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1961 photo sends editor on research project
• Woman photographed as a 3-year-old child in Ceres never knew about 1961 UPI image
Ceres antenna
This old United Press International photo shot in Ceres in August 1961 was offered on eBay. The Courier editor purchased it and tracked down the girl in the photo and learned the story. The description on the back read as follows: “Grounded. CERES, CALIFORNIA: Though a local TV repairman said that the ‘grounded’ antenna wouldn’t work, TV reception in the Ceres California home of Wyman Sanders is excellent these days. Tired of having the TV antenna fall off the roof all the time, Sanders jammed the well-bent antenna into the ground in his backyard. His daughter Carolyn, 3, is still puzzled by the sudden relocation of the antenna.”

I saw the photo on eBay and smelled a story – what kind of story I wasn’t sure but I was game for a challenge.

Always on the hunt for historical photos relating to Ceres’ past – if you have any please let me know – I often check out possible sources for them.

I typed “Ceres” in the search bar on eBay and noticed a photo which I saw years ago which hadn’t sold. The eBay item was titled, “1961 Child Carolyn Antenna Ceres Ca Grounded TV Repairman 7x9 Vintage Photo.” Yeah, an odd description for sure but one that makes sense once you learn more about the photo.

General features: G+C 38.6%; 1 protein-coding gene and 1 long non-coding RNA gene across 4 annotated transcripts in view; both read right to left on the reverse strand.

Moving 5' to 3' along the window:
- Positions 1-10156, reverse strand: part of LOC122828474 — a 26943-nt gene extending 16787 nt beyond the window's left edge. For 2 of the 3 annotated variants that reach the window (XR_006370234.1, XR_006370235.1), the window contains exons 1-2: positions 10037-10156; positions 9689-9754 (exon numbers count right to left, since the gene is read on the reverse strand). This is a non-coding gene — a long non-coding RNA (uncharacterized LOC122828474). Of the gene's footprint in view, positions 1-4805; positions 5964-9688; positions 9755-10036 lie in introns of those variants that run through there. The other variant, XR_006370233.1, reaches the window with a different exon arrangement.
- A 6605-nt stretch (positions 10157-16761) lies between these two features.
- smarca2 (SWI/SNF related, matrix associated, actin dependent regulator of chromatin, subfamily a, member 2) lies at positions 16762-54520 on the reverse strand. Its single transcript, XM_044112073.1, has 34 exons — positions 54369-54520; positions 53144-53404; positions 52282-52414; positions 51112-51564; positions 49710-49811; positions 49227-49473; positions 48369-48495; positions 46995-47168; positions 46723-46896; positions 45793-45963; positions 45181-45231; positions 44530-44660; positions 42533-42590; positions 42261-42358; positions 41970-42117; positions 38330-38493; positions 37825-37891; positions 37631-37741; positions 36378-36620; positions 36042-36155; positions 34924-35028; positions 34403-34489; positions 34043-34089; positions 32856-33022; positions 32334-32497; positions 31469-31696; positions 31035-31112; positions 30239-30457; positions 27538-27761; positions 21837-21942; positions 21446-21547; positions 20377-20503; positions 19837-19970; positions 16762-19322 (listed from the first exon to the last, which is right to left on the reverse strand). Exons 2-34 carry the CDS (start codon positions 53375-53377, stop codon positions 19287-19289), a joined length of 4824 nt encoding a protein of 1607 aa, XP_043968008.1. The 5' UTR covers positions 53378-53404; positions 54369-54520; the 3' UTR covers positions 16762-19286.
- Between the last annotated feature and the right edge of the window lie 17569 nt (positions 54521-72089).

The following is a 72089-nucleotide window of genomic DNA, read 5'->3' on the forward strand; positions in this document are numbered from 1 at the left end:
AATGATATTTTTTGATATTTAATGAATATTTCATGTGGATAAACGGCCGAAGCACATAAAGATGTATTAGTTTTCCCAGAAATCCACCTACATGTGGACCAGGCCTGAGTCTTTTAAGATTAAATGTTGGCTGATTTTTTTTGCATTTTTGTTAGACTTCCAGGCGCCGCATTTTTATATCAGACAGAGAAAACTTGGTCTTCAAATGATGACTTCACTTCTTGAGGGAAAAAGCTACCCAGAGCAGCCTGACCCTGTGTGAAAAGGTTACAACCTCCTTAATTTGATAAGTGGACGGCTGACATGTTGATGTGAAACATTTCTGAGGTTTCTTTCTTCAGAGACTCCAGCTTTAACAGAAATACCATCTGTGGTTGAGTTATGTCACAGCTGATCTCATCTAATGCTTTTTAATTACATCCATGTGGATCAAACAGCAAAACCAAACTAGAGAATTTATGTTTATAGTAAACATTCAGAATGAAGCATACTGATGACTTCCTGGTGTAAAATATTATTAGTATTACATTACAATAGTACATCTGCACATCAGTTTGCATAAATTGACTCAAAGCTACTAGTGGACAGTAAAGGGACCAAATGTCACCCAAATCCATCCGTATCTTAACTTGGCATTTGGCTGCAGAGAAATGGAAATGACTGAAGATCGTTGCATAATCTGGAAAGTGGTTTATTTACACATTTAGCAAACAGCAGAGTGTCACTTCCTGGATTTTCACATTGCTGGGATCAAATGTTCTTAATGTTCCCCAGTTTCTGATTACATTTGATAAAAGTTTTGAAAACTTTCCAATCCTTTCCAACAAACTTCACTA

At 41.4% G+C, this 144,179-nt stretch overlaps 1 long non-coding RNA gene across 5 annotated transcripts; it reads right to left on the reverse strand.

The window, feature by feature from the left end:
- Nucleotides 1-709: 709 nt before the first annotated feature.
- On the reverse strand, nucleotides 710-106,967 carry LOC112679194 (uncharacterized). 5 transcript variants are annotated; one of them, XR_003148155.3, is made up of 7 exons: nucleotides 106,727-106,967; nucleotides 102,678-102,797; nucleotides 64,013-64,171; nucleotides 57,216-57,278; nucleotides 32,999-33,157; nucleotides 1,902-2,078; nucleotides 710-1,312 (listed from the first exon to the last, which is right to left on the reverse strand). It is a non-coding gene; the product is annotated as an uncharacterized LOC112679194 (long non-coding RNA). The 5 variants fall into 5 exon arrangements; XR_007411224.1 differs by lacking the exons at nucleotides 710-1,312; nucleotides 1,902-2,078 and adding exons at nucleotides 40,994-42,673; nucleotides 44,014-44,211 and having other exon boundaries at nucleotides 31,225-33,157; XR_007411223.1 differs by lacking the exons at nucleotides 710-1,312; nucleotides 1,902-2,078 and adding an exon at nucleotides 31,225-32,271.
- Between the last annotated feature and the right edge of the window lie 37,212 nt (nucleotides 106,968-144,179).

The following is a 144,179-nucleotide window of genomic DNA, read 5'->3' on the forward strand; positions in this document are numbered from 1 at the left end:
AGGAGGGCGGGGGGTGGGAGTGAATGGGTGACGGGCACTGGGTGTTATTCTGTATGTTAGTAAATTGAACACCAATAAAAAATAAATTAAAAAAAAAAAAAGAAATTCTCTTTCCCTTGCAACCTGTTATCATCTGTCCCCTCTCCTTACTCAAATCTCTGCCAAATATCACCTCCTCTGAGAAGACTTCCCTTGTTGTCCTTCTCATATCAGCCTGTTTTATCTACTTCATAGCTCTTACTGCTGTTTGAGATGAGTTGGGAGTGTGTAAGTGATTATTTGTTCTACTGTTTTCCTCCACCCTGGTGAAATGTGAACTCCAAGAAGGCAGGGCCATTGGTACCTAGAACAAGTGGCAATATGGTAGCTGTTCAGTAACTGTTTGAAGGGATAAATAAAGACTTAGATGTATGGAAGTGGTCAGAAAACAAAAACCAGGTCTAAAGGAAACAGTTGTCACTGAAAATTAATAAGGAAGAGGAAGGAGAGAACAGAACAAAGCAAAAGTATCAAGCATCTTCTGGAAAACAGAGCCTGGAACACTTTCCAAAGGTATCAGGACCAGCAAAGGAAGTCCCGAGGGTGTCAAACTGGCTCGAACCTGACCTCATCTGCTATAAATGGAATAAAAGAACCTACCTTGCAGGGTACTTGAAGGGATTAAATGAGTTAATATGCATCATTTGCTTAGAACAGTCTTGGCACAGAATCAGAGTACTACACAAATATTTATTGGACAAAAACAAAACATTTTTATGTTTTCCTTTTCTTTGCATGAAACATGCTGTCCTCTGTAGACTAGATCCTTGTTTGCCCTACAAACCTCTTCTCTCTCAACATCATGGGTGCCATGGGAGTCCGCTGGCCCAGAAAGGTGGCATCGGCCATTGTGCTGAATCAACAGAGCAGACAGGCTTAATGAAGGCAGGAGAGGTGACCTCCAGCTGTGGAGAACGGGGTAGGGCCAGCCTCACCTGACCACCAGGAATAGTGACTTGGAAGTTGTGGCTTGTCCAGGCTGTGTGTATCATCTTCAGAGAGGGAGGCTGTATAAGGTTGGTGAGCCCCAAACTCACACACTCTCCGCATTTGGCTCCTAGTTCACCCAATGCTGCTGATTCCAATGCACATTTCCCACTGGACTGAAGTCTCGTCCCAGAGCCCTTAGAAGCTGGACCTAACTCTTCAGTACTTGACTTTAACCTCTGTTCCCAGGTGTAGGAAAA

Not one to shell out $17.99 for an old black and white photo, I offered $10 to the seller in Germantown, Tennessee and won the auction. Shipping brought the entire cost to $14.99, but no matter, I wanted it to research for a yet-to-defined story in the Courier.

The photo was taken in the side yard of a Ceres house with a small girl perched on a short wall at the end of a covered front porch. A large ponytail fell from a band in the back of her head. She’s wearing a V-neck shirt, shorts and Vans.

Who was this Carolyn and why is she pensively looking at the ground? A somewhat mangled TV antenna is planted into the ground feet away from her. Across the street is an open field with a subdivision beyond that.

The back of the 1961 photo had a label containing the details of the photo, which was issued by UPI (United Press International). UPI was and still is an American international news agency whose newswires, photo, news film, and audio services provided news material to thousands of newspapers, magazines, radio and TV stations for most of the 20th century. At its peak, UPI had more than 6,000 media subscribers.

The narrative on the photo reads as follows: “Grounded. CERES, CALIFORNIA: Though a local TV repairman said that the ‘grounded’ antenna wouldn’t work, TV reception in the Ceres California home of Wyman Sanders is excellent these days. Tired of having the TV antenna fall off the roof all the time, Sanders jammed the well-bent antenna into the ground in his backyard. His daughter Carolyn, 3, is still puzzled by the sudden relocation of the antenna.”

Carolyn doesn’t look puzzled at all; she’s not even looking at the antenna or the photographer, whoever he was. 

The photo was dated 8/29/61, which ironically was 12 days after my birth in Japan. So if Carolyn was three in 1961, today she’d be about 65 – retirement age.